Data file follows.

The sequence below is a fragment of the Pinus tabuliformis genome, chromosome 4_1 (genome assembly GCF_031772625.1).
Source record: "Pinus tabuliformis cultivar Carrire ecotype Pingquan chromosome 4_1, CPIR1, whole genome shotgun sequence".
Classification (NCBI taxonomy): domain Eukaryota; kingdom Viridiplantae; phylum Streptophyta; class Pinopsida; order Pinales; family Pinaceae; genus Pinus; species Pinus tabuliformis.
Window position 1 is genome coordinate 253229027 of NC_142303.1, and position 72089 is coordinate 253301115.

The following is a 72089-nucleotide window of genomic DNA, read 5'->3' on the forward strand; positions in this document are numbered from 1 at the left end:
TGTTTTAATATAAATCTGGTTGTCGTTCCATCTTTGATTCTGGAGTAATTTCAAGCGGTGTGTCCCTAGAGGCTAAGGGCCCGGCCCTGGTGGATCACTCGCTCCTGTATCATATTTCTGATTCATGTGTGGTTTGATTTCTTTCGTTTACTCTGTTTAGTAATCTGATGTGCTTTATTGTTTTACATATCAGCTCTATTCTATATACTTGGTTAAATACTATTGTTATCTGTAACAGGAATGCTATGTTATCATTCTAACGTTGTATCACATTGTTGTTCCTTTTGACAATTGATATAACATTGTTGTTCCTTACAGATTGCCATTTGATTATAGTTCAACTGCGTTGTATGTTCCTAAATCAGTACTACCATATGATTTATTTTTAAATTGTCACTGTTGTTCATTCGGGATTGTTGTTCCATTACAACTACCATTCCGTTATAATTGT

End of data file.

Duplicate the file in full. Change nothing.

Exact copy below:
The sequence below is a fragment of the Pinus tabuliformis genome, chromosome 4_1 (genome assembly GCF_031772625.1).
Source record: "Pinus tabuliformis cultivar Carrire ecotype Pingquan chromosome 4_1, CPIR1, whole genome shotgun sequence".
Classification (NCBI taxonomy): domain Eukaryota; kingdom Viridiplantae; phylum Streptophyta; class Pinopsida; order Pinales; family Pinaceae; genus Pinus; species Pinus tabuliformis.
Window position 1 is genome coordinate 253229027 of NC_142303.1, and position 72089 is coordinate 253301115.

The following is a 72089-nucleotide window of genomic DNA, read 5'->3' on the forward strand; positions in this document are numbered from 1 at the left end:
TGTTTTAATATAAATCTGGTTGTCGTTCCATCTTTGATTCTGGAGTAATTTCAAGCGGTGTGTCCCTAGAGGCTAAGGGCCCGGCCCTGGTGGATCACTCGCTCCTGTATCATATTTCTGATTCATGTGTGGTTTGATTTCTTTCGTTTACTCTGTTTAGTAATCTGATGTGCTTTATTGTTTTACATATCAGCTCTATTCTATATACTTGGTTAAATACTATTGTTATCTGTAACAGGAATGCTATGTTATCATTCTAACGTTGTATCACATTGTTGTTCCTTTTGACAATTGATATAACATTGTTGTTCCTTACAGATTGCCATTTGATTATAGTTCAACTGCGTTGTATGTTCCTAAATCAGTACTACCATATGATTTATTTTTAAATTGTCACTGTTGTTCATTCGGGATTGTTGTTCCATTACAACTACCATTCCGTTATAATTGT